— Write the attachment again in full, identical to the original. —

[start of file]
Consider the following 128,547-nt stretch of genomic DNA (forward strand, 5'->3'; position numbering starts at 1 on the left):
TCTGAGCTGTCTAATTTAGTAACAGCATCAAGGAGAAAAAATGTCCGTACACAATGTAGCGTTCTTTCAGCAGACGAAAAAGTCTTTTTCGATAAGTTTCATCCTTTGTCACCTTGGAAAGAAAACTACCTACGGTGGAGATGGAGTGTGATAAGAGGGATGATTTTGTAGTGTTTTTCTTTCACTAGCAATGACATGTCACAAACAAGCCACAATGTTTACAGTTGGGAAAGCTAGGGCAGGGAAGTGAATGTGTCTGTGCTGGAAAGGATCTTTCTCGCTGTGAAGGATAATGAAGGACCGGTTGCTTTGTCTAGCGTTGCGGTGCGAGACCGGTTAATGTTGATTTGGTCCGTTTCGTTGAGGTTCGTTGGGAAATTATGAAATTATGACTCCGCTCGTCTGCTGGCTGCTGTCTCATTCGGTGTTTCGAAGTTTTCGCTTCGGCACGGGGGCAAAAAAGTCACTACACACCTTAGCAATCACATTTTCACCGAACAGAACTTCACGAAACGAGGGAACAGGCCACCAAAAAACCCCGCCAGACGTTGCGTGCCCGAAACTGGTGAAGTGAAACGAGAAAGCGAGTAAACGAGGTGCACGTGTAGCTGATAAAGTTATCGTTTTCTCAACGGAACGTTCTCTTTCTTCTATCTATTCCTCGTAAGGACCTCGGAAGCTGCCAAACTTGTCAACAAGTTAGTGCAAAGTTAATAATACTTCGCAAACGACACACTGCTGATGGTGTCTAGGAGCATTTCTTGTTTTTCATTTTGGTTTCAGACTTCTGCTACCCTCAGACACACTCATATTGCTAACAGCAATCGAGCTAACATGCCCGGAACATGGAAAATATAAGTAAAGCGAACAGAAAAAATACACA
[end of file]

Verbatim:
Consider the following 128,547-nt stretch of genomic DNA (forward strand, 5'->3'; position numbering starts at 1 on the left):
TCTGAGCTGTCTAATTTAGTAACAGCATCAAGGAGAAAAAATGTCCGTACACAATGTAGCGTTCTTTCAGCAGACGAAAAAGTCTTTTTCGATAAGTTTCATCCTTTGTCACCTTGGAAAGAAAACTACCTACGGTGGAGATGGAGTGTGATAAGAGGGATGATTTTGTAGTGTTTTTCTTTCACTAGCAATGACATGTCACAAACAAGCCACAATGTTTACAGTTGGGAAAGCTAGGGCAGGGAAGTGAATGTGTCTGTGCTGGAAAGGATCTTTCTCGCTGTGAAGGATAATGAAGGACCGGTTGCTTTGTCTAGCGTTGCGGTGCGAGACCGGTTAATGTTGATTTGGTCCGTTTCGTTGAGGTTCGTTGGGAAATTATGAAATTATGACTCCGCTCGTCTGCTGGCTGCTGTCTCATTCGGTGTTTCGAAGTTTTCGCTTCGGCACGGGGGCAAAAAAGTCACTACACACCTTAGCAATCACATTTTCACCGAACAGAACTTCACGAAACGAGGGAACAGGCCACCAAAAAACCCCGCCAGACGTTGCGTGCCCGAAACTGGTGAAGTGAAACGAGAAAGCGAGTAAACGAGGTGCACGTGTAGCTGATAAAGTTATCGTTTTCTCAACGGAACGTTCTCTTTCTTCTATCTATTCCTCGTAAGGACCTCGGAAGCTGCCAAACTTGTCAACAAGTTAGTGCAAAGTTAATAATACTTCGCAAACGACACACTGCTGATGGTGTCTAGGAGCATTTCTTGTTTTTCATTTTGGTTTCAGACTTCTGCTACCCTCAGACACACTCATATTGCTAACAGCAATCGAGCTAACATGCCCGGAACATGGAAAATATAAGTAAAGCGAACAGAAAAAATACACA